The game addressed a core critique of the linear nature of its predecessor in the single-player FF saga by opening up the world relatively early, using a series of blockades that are removed relatively early on to allow players to explore the world. You can deviate from the main story to do side-quests or Hunts, and the game sprinkles the landscape of Eos with collectibles, ingredients, and landmarks to encourage you to do so. If you just follow the story, you’ll miss about half of the things you can do in the world – although the game has post-ending progression to allow you to revisit and do the quests you missed along the way.
The combat in the game has shifted from systems like ATB or even the Gambits of FFXII for a fully real-time action combat, complete with combo hit counts, counters and dodges, parries, and a mix in of series regulars like magic and summoning (well, sort-of…).
The story starts with a full cast already, as the full group is assembled right at the outset for you to play with. However, at set story progression points, the party will lose a member at a time – we’ll discuss why that is later.
The story is focused on your player character, Prince Noctis of Insomnia, as he sets out on a journey that ends with him ascending to the throne of Lucis, the kingdom much of the world of Eos is comprised of, and to take the hand of the Oracle, Lady Lunafreya, in an arranged marriage. However, things stay on course for a tiny portion of the story, as the Empire begins a plan to take over the world for at-first unknown reasons. The story documents Noctis and his band of friends – Prompto, Gladiolus, and Ignis – as they grow through the story, meet the challenges on Noctis’ road to ascension, and ultimately hope to arrive at the day where he is King.
What Went Wrong?
Well, a lot.
To start with, the development of the game was quite hurried, which is a shock given the game took 10 years and change in total, and that’s only counting from the announcement to the public forward! However, once the game was retooled as Final Fantasy XV, it had a mad dash over that 3 year span to take what had caught the public’s eye from the Versus XIII materials, abandoning all else and replacing those elements with a new story, new characters, redesigned characters, and updated assets even when work had already been done for Versus XIII, as the higher graphical fidelity of the PS4 and Xbox One required these updates to keep the game sharp. Square Enix insisted on using an internal engine, called Luminous Studio, which was in-development alongside the game, meaning that the team was often getting updates to the engine to allow them to work in a sort of just-in-time fashion.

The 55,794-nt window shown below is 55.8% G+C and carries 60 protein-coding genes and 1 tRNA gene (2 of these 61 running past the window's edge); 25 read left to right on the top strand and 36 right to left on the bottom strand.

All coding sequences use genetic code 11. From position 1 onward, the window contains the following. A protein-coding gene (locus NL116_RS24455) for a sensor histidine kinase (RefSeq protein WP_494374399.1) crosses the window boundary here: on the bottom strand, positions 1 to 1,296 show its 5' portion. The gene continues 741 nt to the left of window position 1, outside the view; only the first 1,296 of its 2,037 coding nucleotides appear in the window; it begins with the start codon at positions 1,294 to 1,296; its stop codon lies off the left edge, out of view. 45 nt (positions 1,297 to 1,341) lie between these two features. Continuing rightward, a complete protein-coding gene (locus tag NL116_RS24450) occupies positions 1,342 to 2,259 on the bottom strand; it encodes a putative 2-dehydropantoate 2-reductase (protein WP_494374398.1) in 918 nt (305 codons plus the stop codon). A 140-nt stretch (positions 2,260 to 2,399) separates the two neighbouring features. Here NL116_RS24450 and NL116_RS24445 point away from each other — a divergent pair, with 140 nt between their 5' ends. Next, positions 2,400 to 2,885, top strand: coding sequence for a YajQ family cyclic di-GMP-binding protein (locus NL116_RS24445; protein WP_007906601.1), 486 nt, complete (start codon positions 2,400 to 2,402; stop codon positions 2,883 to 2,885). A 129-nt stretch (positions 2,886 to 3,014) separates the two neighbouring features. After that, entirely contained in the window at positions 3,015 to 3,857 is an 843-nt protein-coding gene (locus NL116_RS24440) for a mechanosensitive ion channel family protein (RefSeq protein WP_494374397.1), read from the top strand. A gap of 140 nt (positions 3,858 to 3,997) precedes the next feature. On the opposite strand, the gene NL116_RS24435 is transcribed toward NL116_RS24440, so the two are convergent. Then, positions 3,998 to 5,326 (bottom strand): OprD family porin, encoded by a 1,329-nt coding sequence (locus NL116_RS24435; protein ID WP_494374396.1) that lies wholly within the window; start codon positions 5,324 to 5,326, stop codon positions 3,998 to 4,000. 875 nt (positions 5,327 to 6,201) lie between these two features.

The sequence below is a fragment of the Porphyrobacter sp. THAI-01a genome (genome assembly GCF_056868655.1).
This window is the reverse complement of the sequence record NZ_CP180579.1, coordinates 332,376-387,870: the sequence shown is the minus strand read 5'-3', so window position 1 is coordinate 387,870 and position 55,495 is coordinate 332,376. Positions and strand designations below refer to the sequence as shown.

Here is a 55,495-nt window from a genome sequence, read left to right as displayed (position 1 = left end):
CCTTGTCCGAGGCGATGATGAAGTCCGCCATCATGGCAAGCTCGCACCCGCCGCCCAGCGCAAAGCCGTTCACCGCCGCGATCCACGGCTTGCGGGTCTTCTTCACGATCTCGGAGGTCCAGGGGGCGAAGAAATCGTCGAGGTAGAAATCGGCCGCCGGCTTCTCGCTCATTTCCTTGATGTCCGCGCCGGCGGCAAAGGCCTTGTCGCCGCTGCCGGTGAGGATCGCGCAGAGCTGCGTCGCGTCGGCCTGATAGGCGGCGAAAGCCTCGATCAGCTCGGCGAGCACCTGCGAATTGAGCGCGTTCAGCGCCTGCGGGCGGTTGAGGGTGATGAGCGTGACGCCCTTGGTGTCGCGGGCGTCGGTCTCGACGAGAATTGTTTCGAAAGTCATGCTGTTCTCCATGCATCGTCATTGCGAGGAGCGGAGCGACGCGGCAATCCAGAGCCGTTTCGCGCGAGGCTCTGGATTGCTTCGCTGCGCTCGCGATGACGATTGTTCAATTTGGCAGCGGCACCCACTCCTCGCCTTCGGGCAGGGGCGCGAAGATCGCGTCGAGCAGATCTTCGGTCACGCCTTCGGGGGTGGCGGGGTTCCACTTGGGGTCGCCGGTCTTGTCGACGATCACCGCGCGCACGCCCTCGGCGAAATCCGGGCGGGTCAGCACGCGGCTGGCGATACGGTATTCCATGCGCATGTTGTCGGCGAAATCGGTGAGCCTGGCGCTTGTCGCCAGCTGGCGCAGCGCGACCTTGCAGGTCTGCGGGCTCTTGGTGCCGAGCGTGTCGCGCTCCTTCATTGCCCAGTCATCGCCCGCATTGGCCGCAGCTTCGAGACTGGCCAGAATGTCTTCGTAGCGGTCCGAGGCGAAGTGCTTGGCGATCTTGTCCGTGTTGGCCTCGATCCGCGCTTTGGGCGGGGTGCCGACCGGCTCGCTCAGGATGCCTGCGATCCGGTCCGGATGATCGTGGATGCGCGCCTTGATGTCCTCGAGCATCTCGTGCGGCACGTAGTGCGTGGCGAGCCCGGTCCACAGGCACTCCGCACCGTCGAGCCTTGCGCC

In planning downloadable content for the game, the decision was made to focus on the team members alongside Noctis, using their breaks in the story as the entry points for each DLC chapter. What this functionally means is that if you just play the main story, you see a character leave, come back with some growth or new knowledge, and little explanation is given in the main story for what happened or why. If you play the DLC, however, you get that knowledge, but even if you have all of the DLC, the game doesn’t really let you play it smoothly within the main game – you have to save, exit, then launch the DLC separately.
Lastly on the DLC front, the game had a pretty large planned DLC schedule through 2019, but most of it was scuttled with the departure of Hajime Tabata from both the project and Square Enix. This canned 3 additional DLC adventures that had been planned, with only Episode: Ardyn releasing, a story focused on the main villain of the game. DLC adventures for Lunafreya, Aranea (a mercenary character who makes sparing appearances in the game) and Noctis himself all were planned for release but will not see the light of day, sadly.
The game itself was victim of being pillaged to create a multimedia universe within the setting of Eos and the game’s main story. Most of the world building of Insomnia as the Crown City of Lucis happens in the film Kingsglaive: Final Fantasy XV, while the story of how the four friends meet and grow in their friendship happens in the companion anime series Brotherhood. This leads to a lot of missing story in the main game – not just as though you’ve joined in media res, but like you’re just expected to know the interpersonal dynamics when the game does an admittedly poor job of showing it to you.